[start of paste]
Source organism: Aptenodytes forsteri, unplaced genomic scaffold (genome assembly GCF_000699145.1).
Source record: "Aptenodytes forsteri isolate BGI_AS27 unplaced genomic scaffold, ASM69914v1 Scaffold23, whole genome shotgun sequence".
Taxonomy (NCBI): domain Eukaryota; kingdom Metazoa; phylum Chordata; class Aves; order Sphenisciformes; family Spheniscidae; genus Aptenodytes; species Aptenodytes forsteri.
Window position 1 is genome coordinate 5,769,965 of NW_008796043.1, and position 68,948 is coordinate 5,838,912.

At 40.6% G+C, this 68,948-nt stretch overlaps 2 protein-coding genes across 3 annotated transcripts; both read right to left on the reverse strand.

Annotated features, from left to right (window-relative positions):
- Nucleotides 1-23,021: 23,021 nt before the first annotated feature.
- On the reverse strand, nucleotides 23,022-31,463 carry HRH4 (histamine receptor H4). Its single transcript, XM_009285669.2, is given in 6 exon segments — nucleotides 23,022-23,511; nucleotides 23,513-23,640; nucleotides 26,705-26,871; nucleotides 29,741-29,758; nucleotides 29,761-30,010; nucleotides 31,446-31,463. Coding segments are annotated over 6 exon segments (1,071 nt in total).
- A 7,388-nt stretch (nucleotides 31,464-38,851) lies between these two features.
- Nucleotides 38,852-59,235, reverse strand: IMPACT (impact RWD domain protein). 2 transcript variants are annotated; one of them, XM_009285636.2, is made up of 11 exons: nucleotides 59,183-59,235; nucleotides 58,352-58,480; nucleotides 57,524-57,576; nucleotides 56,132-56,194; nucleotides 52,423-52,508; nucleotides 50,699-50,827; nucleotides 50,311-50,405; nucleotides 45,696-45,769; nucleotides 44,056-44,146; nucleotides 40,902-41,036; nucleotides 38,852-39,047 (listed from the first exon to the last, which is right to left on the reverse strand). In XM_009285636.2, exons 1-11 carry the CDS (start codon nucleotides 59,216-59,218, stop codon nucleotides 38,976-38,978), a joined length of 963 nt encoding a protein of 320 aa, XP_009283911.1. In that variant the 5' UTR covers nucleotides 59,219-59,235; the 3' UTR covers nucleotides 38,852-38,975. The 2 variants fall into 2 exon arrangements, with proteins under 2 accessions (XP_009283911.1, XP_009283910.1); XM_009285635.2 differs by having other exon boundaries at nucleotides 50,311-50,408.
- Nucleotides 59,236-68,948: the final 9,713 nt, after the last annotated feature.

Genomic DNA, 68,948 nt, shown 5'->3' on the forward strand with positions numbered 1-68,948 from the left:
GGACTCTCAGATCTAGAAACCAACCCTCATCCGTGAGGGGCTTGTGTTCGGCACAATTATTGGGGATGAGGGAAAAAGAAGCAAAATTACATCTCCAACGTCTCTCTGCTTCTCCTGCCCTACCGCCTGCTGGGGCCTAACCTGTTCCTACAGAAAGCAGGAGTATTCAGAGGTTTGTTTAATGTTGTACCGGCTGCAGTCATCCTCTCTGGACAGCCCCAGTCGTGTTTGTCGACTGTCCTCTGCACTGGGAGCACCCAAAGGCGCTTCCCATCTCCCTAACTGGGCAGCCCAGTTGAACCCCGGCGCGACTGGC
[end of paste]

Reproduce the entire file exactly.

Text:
Source organism: Aptenodytes forsteri, unplaced genomic scaffold (genome assembly GCF_000699145.1).
Source record: "Aptenodytes forsteri isolate BGI_AS27 unplaced genomic scaffold, ASM69914v1 Scaffold23, whole genome shotgun sequence".
Taxonomy (NCBI): domain Eukaryota; kingdom Metazoa; phylum Chordata; class Aves; order Sphenisciformes; family Spheniscidae; genus Aptenodytes; species Aptenodytes forsteri.
Window position 1 is genome coordinate 5,769,965 of NW_008796043.1, and position 68,948 is coordinate 5,838,912.

At 40.6% G+C, this 68,948-nt stretch overlaps 2 protein-coding genes across 3 annotated transcripts; both read right to left on the reverse strand.

Annotated features, from left to right (window-relative positions):
- Nucleotides 1-23,021: 23,021 nt before the first annotated feature.
- On the reverse strand, nucleotides 23,022-31,463 carry HRH4 (histamine receptor H4). Its single transcript, XM_009285669.2, is given in 6 exon segments — nucleotides 23,022-23,511; nucleotides 23,513-23,640; nucleotides 26,705-26,871; nucleotides 29,741-29,758; nucleotides 29,761-30,010; nucleotides 31,446-31,463. Coding segments are annotated over 6 exon segments (1,071 nt in total).
- A 7,388-nt stretch (nucleotides 31,464-38,851) lies between these two features.
- Nucleotides 38,852-59,235, reverse strand: IMPACT (impact RWD domain protein). 2 transcript variants are annotated; one of them, XM_009285636.2, is made up of 11 exons: nucleotides 59,183-59,235; nucleotides 58,352-58,480; nucleotides 57,524-57,576; nucleotides 56,132-56,194; nucleotides 52,423-52,508; nucleotides 50,699-50,827; nucleotides 50,311-50,405; nucleotides 45,696-45,769; nucleotides 44,056-44,146; nucleotides 40,902-41,036; nucleotides 38,852-39,047 (listed from the first exon to the last, which is right to left on the reverse strand). In XM_009285636.2, exons 1-11 carry the CDS (start codon nucleotides 59,216-59,218, stop codon nucleotides 38,976-38,978), a joined length of 963 nt encoding a protein of 320 aa, XP_009283911.1. In that variant the 5' UTR covers nucleotides 59,219-59,235; the 3' UTR covers nucleotides 38,852-38,975. The 2 variants fall into 2 exon arrangements, with proteins under 2 accessions (XP_009283911.1, XP_009283910.1); XM_009285635.2 differs by having other exon boundaries at nucleotides 50,311-50,408.
- Nucleotides 59,236-68,948: the final 9,713 nt, after the last annotated feature.

Genomic DNA, 68,948 nt, shown 5'->3' on the forward strand with positions numbered 1-68,948 from the left:
GGACTCTCAGATCTAGAAACCAACCCTCATCCGTGAGGGGCTTGTGTTCGGCACAATTATTGGGGATGAGGGAAAAAGAAGCAAAATTACATCTCCAACGTCTCTCTGCTTCTCCTGCCCTACCGCCTGCTGGGGCCTAACCTGTTCCTACAGAAAGCAGGAGTATTCAGAGGTTTGTTTAATGTTGTACCGGCTGCAGTCATCCTCTCTGGACAGCCCCAGTCGTGTTTGTCGACTGTCCTCTGCACTGGGAGCACCCAAAGGCGCTTCCCATCTCCCTAACTGGGCAGCCCAGTTGAACCCCGGCGCGACTGGC